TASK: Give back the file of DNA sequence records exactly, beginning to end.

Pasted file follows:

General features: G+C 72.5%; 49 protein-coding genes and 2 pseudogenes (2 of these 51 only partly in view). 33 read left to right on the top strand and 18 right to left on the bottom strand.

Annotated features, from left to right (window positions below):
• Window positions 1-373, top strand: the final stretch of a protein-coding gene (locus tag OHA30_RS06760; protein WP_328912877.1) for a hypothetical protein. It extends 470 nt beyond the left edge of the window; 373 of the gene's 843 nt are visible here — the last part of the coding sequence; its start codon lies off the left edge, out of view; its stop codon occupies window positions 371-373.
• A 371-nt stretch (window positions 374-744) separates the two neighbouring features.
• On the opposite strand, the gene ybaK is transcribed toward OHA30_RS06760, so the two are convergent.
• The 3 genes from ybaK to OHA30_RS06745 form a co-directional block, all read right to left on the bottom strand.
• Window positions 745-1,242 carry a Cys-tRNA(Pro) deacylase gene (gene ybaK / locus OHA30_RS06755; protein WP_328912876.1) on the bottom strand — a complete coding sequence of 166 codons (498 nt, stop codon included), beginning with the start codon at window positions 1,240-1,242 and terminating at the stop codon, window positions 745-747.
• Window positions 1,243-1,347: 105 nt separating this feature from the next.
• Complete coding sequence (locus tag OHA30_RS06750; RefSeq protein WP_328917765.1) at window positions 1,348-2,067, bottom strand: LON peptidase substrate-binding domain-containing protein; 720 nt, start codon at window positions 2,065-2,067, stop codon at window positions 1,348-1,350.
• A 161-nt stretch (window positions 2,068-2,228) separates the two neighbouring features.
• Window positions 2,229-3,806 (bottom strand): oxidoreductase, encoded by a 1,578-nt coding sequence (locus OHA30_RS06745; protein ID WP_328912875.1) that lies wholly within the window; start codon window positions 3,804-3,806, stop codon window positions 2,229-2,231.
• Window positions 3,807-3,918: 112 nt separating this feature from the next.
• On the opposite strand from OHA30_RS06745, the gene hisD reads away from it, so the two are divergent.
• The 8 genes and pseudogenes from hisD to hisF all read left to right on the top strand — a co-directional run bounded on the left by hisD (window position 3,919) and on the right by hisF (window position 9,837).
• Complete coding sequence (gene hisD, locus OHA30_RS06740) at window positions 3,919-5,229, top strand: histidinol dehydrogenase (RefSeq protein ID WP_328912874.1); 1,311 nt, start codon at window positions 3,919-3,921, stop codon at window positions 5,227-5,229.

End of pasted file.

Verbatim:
General features: G+C 72.5%; 49 protein-coding genes and 2 pseudogenes (2 of these 51 only partly in view). 33 read left to right on the top strand and 18 right to left on the bottom strand.

Annotated features, from left to right (window positions below):
• Window positions 1-373, top strand: the final stretch of a protein-coding gene (locus tag OHA30_RS06760; protein WP_328912877.1) for a hypothetical protein. It extends 470 nt beyond the left edge of the window; 373 of the gene's 843 nt are visible here — the last part of the coding sequence; its start codon lies off the left edge, out of view; its stop codon occupies window positions 371-373.
• A 371-nt stretch (window positions 374-744) separates the two neighbouring features.
• On the opposite strand, the gene ybaK is transcribed toward OHA30_RS06760, so the two are convergent.
• The 3 genes from ybaK to OHA30_RS06745 form a co-directional block, all read right to left on the bottom strand.
• Window positions 745-1,242 carry a Cys-tRNA(Pro) deacylase gene (gene ybaK / locus OHA30_RS06755; protein WP_328912876.1) on the bottom strand — a complete coding sequence of 166 codons (498 nt, stop codon included), beginning with the start codon at window positions 1,240-1,242 and terminating at the stop codon, window positions 745-747.
• Window positions 1,243-1,347: 105 nt separating this feature from the next.
• Complete coding sequence (locus tag OHA30_RS06750; RefSeq protein WP_328917765.1) at window positions 1,348-2,067, bottom strand: LON peptidase substrate-binding domain-containing protein; 720 nt, start codon at window positions 2,065-2,067, stop codon at window positions 1,348-1,350.
• A 161-nt stretch (window positions 2,068-2,228) separates the two neighbouring features.
• Window positions 2,229-3,806 (bottom strand): oxidoreductase, encoded by a 1,578-nt coding sequence (locus OHA30_RS06745; protein ID WP_328912875.1) that lies wholly within the window; start codon window positions 3,804-3,806, stop codon window positions 2,229-2,231.
• Window positions 3,807-3,918: 112 nt separating this feature from the next.
• On the opposite strand from OHA30_RS06745, the gene hisD reads away from it, so the two are divergent.
• The 8 genes and pseudogenes from hisD to hisF all read left to right on the top strand — a co-directional run bounded on the left by hisD (window position 3,919) and on the right by hisF (window position 9,837).
• Complete coding sequence (gene hisD, locus OHA30_RS06740) at window positions 3,919-5,229, top strand: histidinol dehydrogenase (RefSeq protein ID WP_328912874.1); 1,311 nt, start codon at window positions 3,919-3,921, stop codon at window positions 5,227-5,229.